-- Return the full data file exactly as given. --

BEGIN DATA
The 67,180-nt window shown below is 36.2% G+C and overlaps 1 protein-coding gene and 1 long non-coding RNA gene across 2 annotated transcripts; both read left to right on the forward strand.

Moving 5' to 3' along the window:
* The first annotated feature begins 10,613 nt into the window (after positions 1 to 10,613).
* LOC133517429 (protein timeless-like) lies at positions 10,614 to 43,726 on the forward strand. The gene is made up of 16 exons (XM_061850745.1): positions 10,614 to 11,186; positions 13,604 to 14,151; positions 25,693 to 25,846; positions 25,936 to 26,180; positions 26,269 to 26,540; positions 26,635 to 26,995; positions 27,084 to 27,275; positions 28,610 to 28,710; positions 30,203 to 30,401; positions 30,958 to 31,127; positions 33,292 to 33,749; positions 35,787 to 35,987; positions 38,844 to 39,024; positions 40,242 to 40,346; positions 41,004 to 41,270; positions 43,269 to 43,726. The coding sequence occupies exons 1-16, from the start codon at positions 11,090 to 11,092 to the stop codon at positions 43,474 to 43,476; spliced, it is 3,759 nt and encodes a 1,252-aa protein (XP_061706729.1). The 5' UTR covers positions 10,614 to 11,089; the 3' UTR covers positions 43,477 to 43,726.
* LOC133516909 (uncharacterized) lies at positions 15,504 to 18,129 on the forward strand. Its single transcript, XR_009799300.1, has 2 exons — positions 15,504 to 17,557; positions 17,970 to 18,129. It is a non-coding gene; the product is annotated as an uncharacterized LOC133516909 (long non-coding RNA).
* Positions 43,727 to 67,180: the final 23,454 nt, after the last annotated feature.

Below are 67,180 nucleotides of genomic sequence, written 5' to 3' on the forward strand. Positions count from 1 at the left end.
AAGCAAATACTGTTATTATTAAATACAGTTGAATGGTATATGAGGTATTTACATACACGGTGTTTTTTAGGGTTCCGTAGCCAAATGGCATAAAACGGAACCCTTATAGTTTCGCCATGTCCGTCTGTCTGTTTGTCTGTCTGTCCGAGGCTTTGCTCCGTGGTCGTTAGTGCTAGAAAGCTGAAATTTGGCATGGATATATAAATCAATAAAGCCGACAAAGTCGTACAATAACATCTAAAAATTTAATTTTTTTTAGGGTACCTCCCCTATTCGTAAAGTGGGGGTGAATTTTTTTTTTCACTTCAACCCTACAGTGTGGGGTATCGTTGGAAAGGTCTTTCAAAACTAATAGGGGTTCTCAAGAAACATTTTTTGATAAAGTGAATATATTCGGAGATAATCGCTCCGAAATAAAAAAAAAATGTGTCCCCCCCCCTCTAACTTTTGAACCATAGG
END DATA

The 67,180-nt window shown below is 36.2% G+C and overlaps 1 protein-coding gene and 1 long non-coding RNA gene across 2 annotated transcripts; both read left to right on the forward strand.

Moving 5' to 3' along the window:
* The first annotated feature begins 10,613 nt into the window (after positions 1 to 10,613).
* LOC133517429 (protein timeless-like) lies at positions 10,614 to 43,726 on the forward strand. The gene is made up of 16 exons (XM_061850745.1): positions 10,614 to 11,186; positions 13,604 to 14,151; positions 25,693 to 25,846; positions 25,936 to 26,180; positions 26,269 to 26,540; positions 26,635 to 26,995; positions 27,084 to 27,275; positions 28,610 to 28,710; positions 30,203 to 30,401; positions 30,958 to 31,127; positions 33,292 to 33,749; positions 35,787 to 35,987; positions 38,844 to 39,024; positions 40,242 to 40,346; positions 41,004 to 41,270; positions 43,269 to 43,726. The coding sequence occupies exons 1-16, from the start codon at positions 11,090 to 11,092 to the stop codon at positions 43,474 to 43,476; spliced, it is 3,759 nt and encodes a 1,252-aa protein (XP_061706729.1). The 5' UTR covers positions 10,614 to 11,089; the 3' UTR covers positions 43,477 to 43,726.
* LOC133516909 (uncharacterized) lies at positions 15,504 to 18,129 on the forward strand. Its single transcript, XR_009799300.1, has 2 exons — positions 15,504 to 17,557; positions 17,970 to 18,129. It is a non-coding gene; the product is annotated as an uncharacterized LOC133516909 (long non-coding RNA).
* Positions 43,727 to 67,180: the final 23,454 nt, after the last annotated feature.

Below are 67,180 nucleotides of genomic sequence, written 5' to 3' on the forward strand. Positions count from 1 at the left end.
AAGCAAATACTGTTATTATTAAATACAGTTGAATGGTATATGAGGTATTTACATACACGGTGTTTTTTAGGGTTCCGTAGCCAAATGGCATAAAACGGAACCCTTATAGTTTCGCCATGTCCGTCTGTCTGTTTGTCTGTCTGTCCGAGGCTTTGCTCCGTGGTCGTTAGTGCTAGAAAGCTGAAATTTGGCATGGATATATAAATCAATAAAGCCGACAAAGTCGTACAATAACATCTAAAAATTTAATTTTTTTTAGGGTACCTCCCCTATTCGTAAAGTGGGGGTGAATTTTTTTTTTCACTTCAACCCTACAGTGTGGGGTATCGTTGGAAAGGTCTTTCAAAACTAATAGGGGTTCTCAAGAAACATTTTTTGATAAAGTGAATATATTCGGAGATAATCGCTCCGAAATAAAAAAAAAATGTGTCCCCCCCCCTCTAACTTTTGAACCATAGG